Following Tomi Lahren’s Final Thoughts show on beef, a back-and-forth battle has ensued among major cattlemen’s organizations. Here’s what individual beef producers can do to become better industry leaders.

Amanda Radke

February 28, 2017

3 Min Read
7 traits of a strong beef industry leader
Amanda Radke

By now, you’ve more than likely seen political commentator Tomi Lahren’s segment on The Blaze, which urges consumers to call their elected officials and push for country-of-origin labeling (COOL) to be reinstated.

In case you missed it, you can watch the segment here.

Following Lahren’s Final Thoughts program, Colin Woodall, National Cattlemen’s Beef Association (NCBA) senior vice president of government affairs, responded in a video of his own titled, “Now THAT’s Some Bull: Tomi Lahren Edition.”

You can view Woodall’s clip by clicking here.

In turn, Bill Bullard, R-CALF USA president and CEO, put together his own video, doubling down on earlier statements he presented in his interview with Lahren earlier this year.

Watch Bullard’s video by clicking here.

And if you missed the original program, you can watch Lahren’s segment, “Make the American Table American Again,” by clicking here.

READ: 5 observations about Tomi Lahren's rant on COOL

If you’re following the back and forth of this particular tennis match, you might be as frustrated as I am. Much like politics in the United States, the discord amongst various cattlemen’s organizations continues to escalate, and I fear the widening divide is going to ultimately tear our industry apart.

On the flip side, whenever there are meaningful discussions, it means people are listening and engaged in trying to find solutions. However, determining the most effective route to get things accomplished for the better of this industry is where things start to become complicated.

Certainly, it’s wise to join the cattlemen’s organization that best represents your interests in Washington, D.C., but it’s equally important to become your own leadership and voice your own concerns directly to the folks who can help or hurt your business.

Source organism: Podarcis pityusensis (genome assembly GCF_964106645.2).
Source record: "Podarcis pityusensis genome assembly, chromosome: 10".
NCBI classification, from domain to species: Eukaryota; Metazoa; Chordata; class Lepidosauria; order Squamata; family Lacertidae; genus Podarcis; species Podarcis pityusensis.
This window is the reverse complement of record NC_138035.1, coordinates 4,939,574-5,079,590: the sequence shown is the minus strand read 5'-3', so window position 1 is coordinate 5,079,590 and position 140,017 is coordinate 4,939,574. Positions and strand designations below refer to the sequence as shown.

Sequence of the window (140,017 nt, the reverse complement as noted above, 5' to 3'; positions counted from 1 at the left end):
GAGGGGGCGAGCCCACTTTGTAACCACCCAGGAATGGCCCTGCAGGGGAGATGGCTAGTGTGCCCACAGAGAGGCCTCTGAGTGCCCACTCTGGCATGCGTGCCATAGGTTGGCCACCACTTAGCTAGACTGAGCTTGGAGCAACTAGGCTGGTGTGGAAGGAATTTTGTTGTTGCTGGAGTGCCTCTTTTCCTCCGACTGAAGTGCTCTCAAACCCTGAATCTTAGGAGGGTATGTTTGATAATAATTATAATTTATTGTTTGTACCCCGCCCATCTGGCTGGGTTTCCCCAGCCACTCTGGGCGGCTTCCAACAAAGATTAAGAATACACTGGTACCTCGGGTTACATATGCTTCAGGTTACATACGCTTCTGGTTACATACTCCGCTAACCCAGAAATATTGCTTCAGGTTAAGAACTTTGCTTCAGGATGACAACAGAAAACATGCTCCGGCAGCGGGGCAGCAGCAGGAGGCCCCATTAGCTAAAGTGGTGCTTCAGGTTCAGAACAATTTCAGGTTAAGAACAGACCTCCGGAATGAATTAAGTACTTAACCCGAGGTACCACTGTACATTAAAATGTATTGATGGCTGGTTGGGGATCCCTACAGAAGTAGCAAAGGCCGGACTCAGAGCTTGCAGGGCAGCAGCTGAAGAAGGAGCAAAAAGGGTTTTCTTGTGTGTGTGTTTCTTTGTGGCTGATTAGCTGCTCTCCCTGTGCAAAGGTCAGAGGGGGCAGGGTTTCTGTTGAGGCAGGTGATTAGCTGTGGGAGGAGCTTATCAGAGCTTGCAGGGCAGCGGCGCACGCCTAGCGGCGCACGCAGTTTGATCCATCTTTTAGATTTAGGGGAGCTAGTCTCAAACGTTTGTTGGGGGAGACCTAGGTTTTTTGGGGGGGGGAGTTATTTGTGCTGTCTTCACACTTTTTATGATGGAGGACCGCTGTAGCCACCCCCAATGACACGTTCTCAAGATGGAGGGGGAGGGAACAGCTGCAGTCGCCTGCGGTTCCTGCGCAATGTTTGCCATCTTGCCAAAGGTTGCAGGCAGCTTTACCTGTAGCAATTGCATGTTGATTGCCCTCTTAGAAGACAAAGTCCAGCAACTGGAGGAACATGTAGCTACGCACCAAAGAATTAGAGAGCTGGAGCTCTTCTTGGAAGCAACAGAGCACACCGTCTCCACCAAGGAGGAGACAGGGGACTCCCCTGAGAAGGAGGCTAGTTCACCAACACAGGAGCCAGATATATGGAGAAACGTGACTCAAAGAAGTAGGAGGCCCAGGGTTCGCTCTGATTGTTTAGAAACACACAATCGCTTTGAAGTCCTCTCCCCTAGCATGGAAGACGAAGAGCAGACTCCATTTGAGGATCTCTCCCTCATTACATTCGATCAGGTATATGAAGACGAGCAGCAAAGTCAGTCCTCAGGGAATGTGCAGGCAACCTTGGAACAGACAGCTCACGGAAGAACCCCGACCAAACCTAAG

We all possess our own unique traits that can be used for the betterment of our industry. With our livelihoods at stake, it’s time to put these leadership skills to work in order to protect our future and our legacy in the cattle business.

So what makes a strong leader? I recently read an article in Forbes titled, “7 traits of inspiring leadership that uplifts rather than destroys.” Written by Kathy Caprino, she identifies the most effective leadership skills that we should apply in our own roles within this beef cattle industry.

Here is Caprino’s list of seven best leadership skills:

1. They are clear about the challenges ahead, but they inspire faith, hope and collaboration, not fear.

2. Their self-esteem is strong enough to take constructive criticism and critique, and in fact, they welcome it.

3. Blame is not in their rhetoric – they never stoop to recrimination or demeaning, belittling language.

4. Their communication style is positive, with words that inspire greatness and growth in us.

5. They don’t surround themselves only with people who “yes” them – they surround themselves with diversity, truth and openness.

6. The success that they long for is success and opportunity for all – not just one faction, group, or organization.

7. They operate at all times with integrity, truthfulness and transparency, even when that’s excruciatingly difficult to do.

You can read Caprino’s entire article here, where she further explains each of these seven traits
in more detail.

It’s time for all of us to step up and work to voice our own concerns regarding the industry right now. Leadership is a muscle that needs exercise to be most effective. Let’s get to work in making the U.S. cattle business strong again.

The opinions of Amanda Radke are not necessarily those of or Penton Agriculture.

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